U.S. Allies Need the EMALS Carrier Launcher System

U.S. Allies Need the EMALS Carrier Launcher System

The United States can strengthen global deterrence by sharing the Electromagnetic Aircraft Launch System with its allies.

After years of testing, the Navy’s breakthrough electromagnetic catapult is now integrated into the service’s new generation of Ford-class carriers.  Beyond the benefits of smoother launches, America’s aviators can now carry out more maritime air assault sorties without wearing out their airframes.

The Electromagnetic Aircraft Launch System (EMALS) is drawing greater interest from U.S. allies, and given the advantages of dual carrier interoperable missions, the United States should seize this moment to strengthen global deterrence by providing the technology to trusted partners.

Late last year, the U.S. State Department approved the sale of the system to France—a clear step toward strengthening NATO’s deterrence in the European and Mediterranean theaters. There could also be enormous tactical and strategic benefits from extending EMALS collaboration to Japan, South Korea, Australia, and India. With the EMALS, these partners could collectively enhance power projection in the Pacific while distributing the load between each ally. As tensions rise from Ukraine to Taiwan, that enhanced strength is sorely needed.

After years of scientific research, innovation, and testing, the system has now proven to be an operational success. Last year, in a key milestone, the Navy and General Atomics Electromagnetic Systems reached 8,000 carrier launches with the system.

If fighters can fly more sorties, they are able to dwell longer and adjust their attacks should new intelligence or targeting information arise. Joint carrier operations can also improve the chances that an air campaign will be able to destroy, overwhelm, or defeat enemy air defenses.

Just last week, the Navy performed dual carrier training operations in the Pacific in order to demonstrate readiness. Notably, these exercises involved command-and-control and sortie generation coordination, both of which are key measures of interoperability.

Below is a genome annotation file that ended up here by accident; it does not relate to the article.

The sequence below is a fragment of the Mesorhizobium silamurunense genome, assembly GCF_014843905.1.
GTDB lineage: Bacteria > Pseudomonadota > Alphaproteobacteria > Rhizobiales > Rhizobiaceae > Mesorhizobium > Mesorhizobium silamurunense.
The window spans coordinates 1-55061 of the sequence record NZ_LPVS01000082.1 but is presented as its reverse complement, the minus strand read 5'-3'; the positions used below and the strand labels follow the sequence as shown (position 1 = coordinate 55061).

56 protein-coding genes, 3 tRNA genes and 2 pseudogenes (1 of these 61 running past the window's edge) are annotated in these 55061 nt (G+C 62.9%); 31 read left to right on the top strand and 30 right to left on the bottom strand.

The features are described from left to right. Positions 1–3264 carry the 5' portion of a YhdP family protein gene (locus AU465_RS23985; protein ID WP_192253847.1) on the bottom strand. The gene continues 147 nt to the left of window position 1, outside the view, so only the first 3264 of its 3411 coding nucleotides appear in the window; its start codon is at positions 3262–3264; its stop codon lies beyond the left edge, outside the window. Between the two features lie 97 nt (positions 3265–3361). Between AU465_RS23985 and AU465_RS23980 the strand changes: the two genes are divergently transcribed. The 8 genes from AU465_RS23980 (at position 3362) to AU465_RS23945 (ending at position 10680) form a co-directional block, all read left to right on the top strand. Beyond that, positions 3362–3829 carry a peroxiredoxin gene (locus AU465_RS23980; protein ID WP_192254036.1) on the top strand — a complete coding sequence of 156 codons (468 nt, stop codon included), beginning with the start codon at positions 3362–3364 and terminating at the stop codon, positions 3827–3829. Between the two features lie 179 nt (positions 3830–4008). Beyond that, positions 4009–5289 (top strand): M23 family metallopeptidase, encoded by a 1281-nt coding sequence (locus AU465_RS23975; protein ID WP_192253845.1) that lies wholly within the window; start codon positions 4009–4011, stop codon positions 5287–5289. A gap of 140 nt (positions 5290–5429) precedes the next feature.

Another less recognized advantage is the system’s adaptability. This can allow EMALS to support amphibious assault ships or low-cost, attritable aircraft for which building runways is cost-prohibitive or not possible due to challenging terrain. In addition, U.S. allies without aircraft carriers could consider EMALS for other surface ships. Should it come to fruition, this would massively expand power projection capabilities and bolster allied global deterrence posture.

This kind of combined power could strengthen the deterrence posture of the United States and its allies vis-à-vis China.

Outside of the obvious tactical benefits, there would also be notable economic benefits for U.S. allies. By taking advantage of a system that the United States has already spend billions on, allies would be able to upgrade their naval power projection capabilities without having to invest in development.

As electromagnetic propulsion greatly reduces strain on airframes, a joint EMALS partnership could also reduce maintenance and sustainment costs for allies and partners.

As EMALS is engineered to be both steady and tailorable, it can be adjusted for different aircraft weights and configurations. This is particularly valuable because the amount of thrust required varies depending on a complex range of interwoven factors, including airframe size and shape, the wind speed, and the speed of the aircraft carrier itself.

General Atomics is already delivering EMALS for the second and third Ford-class carriers. These capabilities will strengthen the strongest link in America’s chain of deterrence. It’s time to help allies and partners do the same. 

Kris Osborn is the Defense Editor for the National Interest. Osborn previously served at the Pentagon as a Highly Qualified Expert with the Office of the Assistant Secretary of the Army—Acquisition, Logistics & Technology. Osborn has also worked as an anchor and on-air military specialist at national TV networks. He has appeared as a guest military expert on Fox News, MSNBC, The Military Channel, and The History Channel. He also has a Master's Degree in Comparative Literature from Columbia University.

Image: Reuters.